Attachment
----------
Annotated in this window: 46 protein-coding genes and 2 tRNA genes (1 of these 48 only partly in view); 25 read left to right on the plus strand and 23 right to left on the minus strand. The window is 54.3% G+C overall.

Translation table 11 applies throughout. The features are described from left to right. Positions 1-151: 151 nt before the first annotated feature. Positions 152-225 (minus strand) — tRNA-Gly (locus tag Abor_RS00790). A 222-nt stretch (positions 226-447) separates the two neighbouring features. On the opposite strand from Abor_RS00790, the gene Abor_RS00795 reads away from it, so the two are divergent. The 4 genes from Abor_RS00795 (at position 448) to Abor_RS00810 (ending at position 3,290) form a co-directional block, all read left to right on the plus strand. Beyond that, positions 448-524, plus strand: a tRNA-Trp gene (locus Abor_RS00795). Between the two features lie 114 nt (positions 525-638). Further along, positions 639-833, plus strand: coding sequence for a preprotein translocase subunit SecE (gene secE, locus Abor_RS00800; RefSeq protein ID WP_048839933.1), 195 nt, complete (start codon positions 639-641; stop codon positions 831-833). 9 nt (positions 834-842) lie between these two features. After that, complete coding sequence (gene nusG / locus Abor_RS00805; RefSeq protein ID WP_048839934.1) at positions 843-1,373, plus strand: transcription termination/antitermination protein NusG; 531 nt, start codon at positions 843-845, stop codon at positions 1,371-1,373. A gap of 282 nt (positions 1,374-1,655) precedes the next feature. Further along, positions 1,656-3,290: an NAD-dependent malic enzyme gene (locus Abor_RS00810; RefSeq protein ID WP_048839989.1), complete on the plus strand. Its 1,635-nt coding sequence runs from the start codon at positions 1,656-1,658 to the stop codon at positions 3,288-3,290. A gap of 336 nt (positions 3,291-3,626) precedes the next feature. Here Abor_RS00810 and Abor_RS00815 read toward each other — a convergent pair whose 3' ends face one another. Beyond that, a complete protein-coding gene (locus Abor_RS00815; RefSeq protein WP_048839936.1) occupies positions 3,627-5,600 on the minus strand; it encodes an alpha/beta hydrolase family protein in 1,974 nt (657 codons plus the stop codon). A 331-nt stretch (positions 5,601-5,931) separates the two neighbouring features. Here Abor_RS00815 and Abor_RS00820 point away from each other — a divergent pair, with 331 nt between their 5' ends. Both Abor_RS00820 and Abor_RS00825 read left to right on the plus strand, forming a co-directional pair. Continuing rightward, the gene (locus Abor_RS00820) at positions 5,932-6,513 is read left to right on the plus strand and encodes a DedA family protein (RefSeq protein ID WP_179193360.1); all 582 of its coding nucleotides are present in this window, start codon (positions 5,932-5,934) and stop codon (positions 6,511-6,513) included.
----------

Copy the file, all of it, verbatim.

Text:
Annotated in this window: 46 protein-coding genes and 2 tRNA genes (1 of these 48 only partly in view); 25 read left to right on the plus strand and 23 right to left on the minus strand. The window is 54.3% G+C overall.

Translation table 11 applies throughout. The features are described from left to right. Positions 1-151: 151 nt before the first annotated feature. Positions 152-225 (minus strand) — tRNA-Gly (locus tag Abor_RS00790). A 222-nt stretch (positions 226-447) separates the two neighbouring features. On the opposite strand from Abor_RS00790, the gene Abor_RS00795 reads away from it, so the two are divergent. The 4 genes from Abor_RS00795 (at position 448) to Abor_RS00810 (ending at position 3,290) form a co-directional block, all read left to right on the plus strand. Beyond that, positions 448-524, plus strand: a tRNA-Trp gene (locus Abor_RS00795). Between the two features lie 114 nt (positions 525-638). Further along, positions 639-833, plus strand: coding sequence for a preprotein translocase subunit SecE (gene secE, locus Abor_RS00800; RefSeq protein ID WP_048839933.1), 195 nt, complete (start codon positions 639-641; stop codon positions 831-833). 9 nt (positions 834-842) lie between these two features. After that, complete coding sequence (gene nusG / locus Abor_RS00805; RefSeq protein ID WP_048839934.1) at positions 843-1,373, plus strand: transcription termination/antitermination protein NusG; 531 nt, start codon at positions 843-845, stop codon at positions 1,371-1,373. A gap of 282 nt (positions 1,374-1,655) precedes the next feature. Further along, positions 1,656-3,290: an NAD-dependent malic enzyme gene (locus Abor_RS00810; RefSeq protein ID WP_048839989.1), complete on the plus strand. Its 1,635-nt coding sequence runs from the start codon at positions 1,656-1,658 to the stop codon at positions 3,288-3,290. A gap of 336 nt (positions 3,291-3,626) precedes the next feature. Here Abor_RS00810 and Abor_RS00815 read toward each other — a convergent pair whose 3' ends face one another. Beyond that, a complete protein-coding gene (locus Abor_RS00815; RefSeq protein WP_048839936.1) occupies positions 3,627-5,600 on the minus strand; it encodes an alpha/beta hydrolase family protein in 1,974 nt (657 codons plus the stop codon). A 331-nt stretch (positions 5,601-5,931) separates the two neighbouring features. Here Abor_RS00815 and Abor_RS00820 point away from each other — a divergent pair, with 331 nt between their 5' ends. Both Abor_RS00820 and Abor_RS00825 read left to right on the plus strand, forming a co-directional pair. Continuing rightward, the gene (locus Abor_RS00820) at positions 5,932-6,513 is read left to right on the plus strand and encodes a DedA family protein (RefSeq protein ID WP_179193360.1); all 582 of its coding nucleotides are present in this window, start codon (positions 5,932-5,934) and stop codon (positions 6,511-6,513) included.